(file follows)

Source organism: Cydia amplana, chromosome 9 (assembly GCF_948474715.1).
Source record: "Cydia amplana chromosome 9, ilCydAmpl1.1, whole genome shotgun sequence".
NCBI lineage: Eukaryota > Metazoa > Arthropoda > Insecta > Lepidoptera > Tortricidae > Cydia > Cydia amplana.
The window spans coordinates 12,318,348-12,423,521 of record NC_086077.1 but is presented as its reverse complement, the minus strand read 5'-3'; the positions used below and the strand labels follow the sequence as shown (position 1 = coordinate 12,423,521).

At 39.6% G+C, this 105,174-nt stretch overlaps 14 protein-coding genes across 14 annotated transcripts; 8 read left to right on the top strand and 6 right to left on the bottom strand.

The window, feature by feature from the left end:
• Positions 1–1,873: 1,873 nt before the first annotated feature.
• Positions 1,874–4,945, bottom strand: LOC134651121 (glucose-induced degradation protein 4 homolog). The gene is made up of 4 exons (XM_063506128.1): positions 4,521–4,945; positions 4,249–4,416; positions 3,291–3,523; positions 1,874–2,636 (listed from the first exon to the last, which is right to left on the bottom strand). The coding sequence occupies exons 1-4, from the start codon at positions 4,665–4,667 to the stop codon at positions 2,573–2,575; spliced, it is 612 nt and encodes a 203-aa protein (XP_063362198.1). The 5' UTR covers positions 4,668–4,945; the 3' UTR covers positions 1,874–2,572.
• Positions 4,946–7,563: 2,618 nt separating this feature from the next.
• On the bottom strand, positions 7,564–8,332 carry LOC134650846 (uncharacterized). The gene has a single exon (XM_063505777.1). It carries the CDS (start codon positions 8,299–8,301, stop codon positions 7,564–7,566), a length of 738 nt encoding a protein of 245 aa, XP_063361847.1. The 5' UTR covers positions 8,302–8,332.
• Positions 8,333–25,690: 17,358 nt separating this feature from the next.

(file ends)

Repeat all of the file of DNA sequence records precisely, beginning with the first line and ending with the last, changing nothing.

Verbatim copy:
Source organism: Cydia amplana, chromosome 9 (assembly GCF_948474715.1).
Source record: "Cydia amplana chromosome 9, ilCydAmpl1.1, whole genome shotgun sequence".
NCBI lineage: Eukaryota > Metazoa > Arthropoda > Insecta > Lepidoptera > Tortricidae > Cydia > Cydia amplana.
The window spans coordinates 12,318,348-12,423,521 of record NC_086077.1 but is presented as its reverse complement, the minus strand read 5'-3'; the positions used below and the strand labels follow the sequence as shown (position 1 = coordinate 12,423,521).

At 39.6% G+C, this 105,174-nt stretch overlaps 14 protein-coding genes across 14 annotated transcripts; 8 read left to right on the top strand and 6 right to left on the bottom strand.

The window, feature by feature from the left end:
• Positions 1–1,873: 1,873 nt before the first annotated feature.
• Positions 1,874–4,945, bottom strand: LOC134651121 (glucose-induced degradation protein 4 homolog). The gene is made up of 4 exons (XM_063506128.1): positions 4,521–4,945; positions 4,249–4,416; positions 3,291–3,523; positions 1,874–2,636 (listed from the first exon to the last, which is right to left on the bottom strand). The coding sequence occupies exons 1-4, from the start codon at positions 4,665–4,667 to the stop codon at positions 2,573–2,575; spliced, it is 612 nt and encodes a 203-aa protein (XP_063362198.1). The 5' UTR covers positions 4,668–4,945; the 3' UTR covers positions 1,874–2,572.
• Positions 4,946–7,563: 2,618 nt separating this feature from the next.
• On the bottom strand, positions 7,564–8,332 carry LOC134650846 (uncharacterized). The gene has a single exon (XM_063505777.1). It carries the CDS (start codon positions 8,299–8,301, stop codon positions 7,564–7,566), a length of 738 nt encoding a protein of 245 aa, XP_063361847.1. The 5' UTR covers positions 8,302–8,332.
• Positions 8,333–25,690: 17,358 nt separating this feature from the next.